“Power to the Pussy!”
Seven women clad in matching pink shirts and berets chanted on stage at SF State’s Knuth Hall March 10, as they demanded a revolution in name of this year’s 16th-annual International Women’s Day Celebration.
Art forms of all mediums – including theater, poetry and dance – were incorporated into the event, which aimed to empower women and raise awareness of current women’s issues.
This was the first year SF State hosted the event that usually takes place at The Women’s Building in the Mission district.
According to the ReVulvaLution website, the theme for this year’s performance, more than 900 people attend the event annually. Loco Bloco, a nonprofit organizations that helped coordinate the event, collaborated with several other groups including The SAFE Place, a campus organization that is committed to combatting sexual violence; the Good Samaritan Family Resource Center; Mission Girls; and One3snapshot.
“Women are naturally creative creatures,” said Aleks Zavaleta, executive director of Loco Bloco. “So it’s a platform to be able to heal yourself as well as bring out education and awareness to the community.”
According to Zavaleta, the event has been steadily growing both artistically and professionally since it first began as a small potluck celebrating mothers.
Now the event is a full production where women who are unable to speak out against gender injustices are provided a space in which they can voice their frustrations through artistic expression.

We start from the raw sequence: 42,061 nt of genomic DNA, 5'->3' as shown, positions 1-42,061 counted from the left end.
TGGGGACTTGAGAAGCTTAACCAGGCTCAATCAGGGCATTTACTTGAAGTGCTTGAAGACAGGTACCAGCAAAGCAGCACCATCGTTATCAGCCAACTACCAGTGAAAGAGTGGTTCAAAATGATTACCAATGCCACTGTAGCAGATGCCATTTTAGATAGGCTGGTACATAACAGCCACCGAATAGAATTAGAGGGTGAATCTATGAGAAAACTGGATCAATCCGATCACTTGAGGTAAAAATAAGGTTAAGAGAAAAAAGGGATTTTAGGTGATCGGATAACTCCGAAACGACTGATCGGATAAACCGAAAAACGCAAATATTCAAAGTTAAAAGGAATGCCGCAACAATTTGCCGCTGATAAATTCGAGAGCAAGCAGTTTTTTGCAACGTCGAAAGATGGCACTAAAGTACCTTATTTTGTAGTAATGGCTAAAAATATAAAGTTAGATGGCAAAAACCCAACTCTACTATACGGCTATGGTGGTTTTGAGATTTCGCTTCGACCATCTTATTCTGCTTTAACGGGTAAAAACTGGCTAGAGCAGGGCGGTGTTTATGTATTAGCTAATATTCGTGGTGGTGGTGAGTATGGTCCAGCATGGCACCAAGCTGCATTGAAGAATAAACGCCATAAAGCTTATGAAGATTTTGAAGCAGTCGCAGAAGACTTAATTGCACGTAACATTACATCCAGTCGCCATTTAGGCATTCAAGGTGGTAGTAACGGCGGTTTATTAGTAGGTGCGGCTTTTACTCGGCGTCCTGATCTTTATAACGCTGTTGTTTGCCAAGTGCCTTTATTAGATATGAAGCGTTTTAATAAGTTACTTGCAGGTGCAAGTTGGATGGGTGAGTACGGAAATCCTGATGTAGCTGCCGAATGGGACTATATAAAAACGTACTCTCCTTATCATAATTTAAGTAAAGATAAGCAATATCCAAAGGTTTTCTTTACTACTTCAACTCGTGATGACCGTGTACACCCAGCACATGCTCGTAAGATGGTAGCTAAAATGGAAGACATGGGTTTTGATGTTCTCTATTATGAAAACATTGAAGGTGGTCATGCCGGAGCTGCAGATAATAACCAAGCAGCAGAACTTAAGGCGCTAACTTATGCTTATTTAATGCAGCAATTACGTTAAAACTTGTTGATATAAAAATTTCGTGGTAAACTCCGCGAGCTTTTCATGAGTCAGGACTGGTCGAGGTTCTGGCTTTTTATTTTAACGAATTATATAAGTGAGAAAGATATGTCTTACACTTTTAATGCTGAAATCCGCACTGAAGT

Each year the event has a theme based on current issues facing women.
The theme of ReVulvaLution challenges women of all ages to recognize and shed demeaning stereotypes in order to create new perspectives of gender.
The issues of body image, sexuality and living with HIV were topics covered throughout the event, which ended with a performance from Loco Bloco’s all-female percussion band, L’Guerreras da Paz.
Kim Moon, a San Francisco resident, has been playing drums with L’Guerreras da Paz since 2006 after she was introduced to the free classes that Loco Bloco offered to the community.
The classes include stilt walking, drums, theater and dance.
She drummed on stage while her 8-year-old daughter and friend watched from the front row of the audience.
“She comes to practices with us and she loves seeing what women can do,” Moon said of her daughter. “This whole environment is probably one of the best gifts I can give her.”
Teaching a new generation of women about sexism and violence against women was the main focus of the event.
According to Zavaleta, society and the mass media form an eraser to the progress made by feminists from the past and girls often don’t realize that they are being boxed into stereotypes.
Brenda Lopez, a high school student from Pescadero High School, attended the event with 10 other girls from the group “Puente”.
According to their website, the organization provides essential services to the people of San Mateo’s rural south coast.
Lopez and her friends enjoyed the event, she said, especially the comedic relief provided by the Pink Pussies, who marched and chanted messages of revolution while wearing ammunition belts loaded with tampons.
But Lopez and her friends did more than just laugh, they learned.
“I realized that women are being put down and that women are usually against each other,” Lopez said. “I think that in order to be able to fight the world, women need to combine and we need to work together and then we will overcome.”